Nineteenth-Century Disability: Cultures & Contexts


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Nineteenth-Century Disability: Cultures and Contexts is an interdisciplinary collection of primary texts and images on physical and cognitive disability in the long nineteenth century (c. 1780 to 1914).  Its primary goal is to immerse users in the cultures and concepts that shaped embodied experience in the nineteenth century.  Currently comprising about 40 items, the reader emphasizes the technologies, institutions, and representations in literature and popular culture that shaped ideas about disability which are still current today.  You can read more about the reader and how to use it here.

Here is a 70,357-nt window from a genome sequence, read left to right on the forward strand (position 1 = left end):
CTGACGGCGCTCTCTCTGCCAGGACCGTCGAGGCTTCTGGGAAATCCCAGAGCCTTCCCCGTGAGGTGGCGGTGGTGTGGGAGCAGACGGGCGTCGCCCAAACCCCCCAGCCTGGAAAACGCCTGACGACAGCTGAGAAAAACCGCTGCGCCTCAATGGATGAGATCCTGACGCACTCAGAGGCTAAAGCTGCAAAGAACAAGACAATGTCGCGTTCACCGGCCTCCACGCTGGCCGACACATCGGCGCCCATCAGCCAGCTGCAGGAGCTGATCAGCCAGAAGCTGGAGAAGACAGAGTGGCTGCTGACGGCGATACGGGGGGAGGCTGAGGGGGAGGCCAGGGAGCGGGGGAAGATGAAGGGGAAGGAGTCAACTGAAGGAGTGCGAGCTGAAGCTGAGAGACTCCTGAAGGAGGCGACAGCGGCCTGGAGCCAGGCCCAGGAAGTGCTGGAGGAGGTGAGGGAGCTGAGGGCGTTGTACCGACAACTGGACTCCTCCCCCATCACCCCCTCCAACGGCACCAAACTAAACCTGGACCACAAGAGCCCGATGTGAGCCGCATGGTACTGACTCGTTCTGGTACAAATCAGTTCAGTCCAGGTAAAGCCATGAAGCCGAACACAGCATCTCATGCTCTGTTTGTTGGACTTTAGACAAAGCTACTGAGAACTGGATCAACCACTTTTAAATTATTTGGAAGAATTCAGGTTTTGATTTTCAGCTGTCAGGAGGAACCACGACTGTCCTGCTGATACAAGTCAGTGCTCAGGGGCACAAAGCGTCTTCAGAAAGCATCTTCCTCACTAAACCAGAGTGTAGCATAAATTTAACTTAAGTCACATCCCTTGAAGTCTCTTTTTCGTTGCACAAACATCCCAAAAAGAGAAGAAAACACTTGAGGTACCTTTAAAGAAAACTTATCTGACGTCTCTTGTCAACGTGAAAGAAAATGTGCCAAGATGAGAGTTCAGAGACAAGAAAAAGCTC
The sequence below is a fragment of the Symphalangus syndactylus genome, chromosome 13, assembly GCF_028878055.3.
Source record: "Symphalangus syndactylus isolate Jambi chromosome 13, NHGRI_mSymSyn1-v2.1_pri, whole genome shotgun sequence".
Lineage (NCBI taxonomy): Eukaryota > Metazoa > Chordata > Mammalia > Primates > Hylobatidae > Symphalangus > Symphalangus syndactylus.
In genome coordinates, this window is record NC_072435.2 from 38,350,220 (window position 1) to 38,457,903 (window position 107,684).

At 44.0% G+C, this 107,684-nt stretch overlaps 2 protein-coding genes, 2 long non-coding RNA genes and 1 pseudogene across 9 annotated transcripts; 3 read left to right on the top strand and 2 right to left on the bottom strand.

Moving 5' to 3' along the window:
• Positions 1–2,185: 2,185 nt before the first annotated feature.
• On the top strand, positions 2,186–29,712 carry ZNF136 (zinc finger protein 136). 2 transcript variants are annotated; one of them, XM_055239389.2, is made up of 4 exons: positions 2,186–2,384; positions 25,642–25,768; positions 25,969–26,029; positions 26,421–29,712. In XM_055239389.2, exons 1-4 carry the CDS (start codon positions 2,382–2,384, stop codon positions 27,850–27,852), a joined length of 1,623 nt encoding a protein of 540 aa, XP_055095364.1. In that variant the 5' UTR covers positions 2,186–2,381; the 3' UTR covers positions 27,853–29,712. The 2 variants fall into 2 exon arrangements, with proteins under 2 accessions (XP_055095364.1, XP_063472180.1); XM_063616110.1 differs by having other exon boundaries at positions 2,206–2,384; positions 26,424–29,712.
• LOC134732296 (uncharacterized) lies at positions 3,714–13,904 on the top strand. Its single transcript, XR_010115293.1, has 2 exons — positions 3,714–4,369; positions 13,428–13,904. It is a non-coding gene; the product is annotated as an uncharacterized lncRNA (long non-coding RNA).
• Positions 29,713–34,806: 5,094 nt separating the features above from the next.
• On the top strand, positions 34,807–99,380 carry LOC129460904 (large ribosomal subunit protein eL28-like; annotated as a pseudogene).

Recently Added Items

Royal Condescension

In 1890, a 36” x 24” painting depicting Queen Victoria communicating with a deaf woman in front of a cozy hearth, was exhibited at the Edinburgh…see more

Ugly Clubs

Ugly Clubs reflect changing notions of deformity through the long nineteenth century, before and beyond. Ugly Clubs arose from fictional forebears in…see more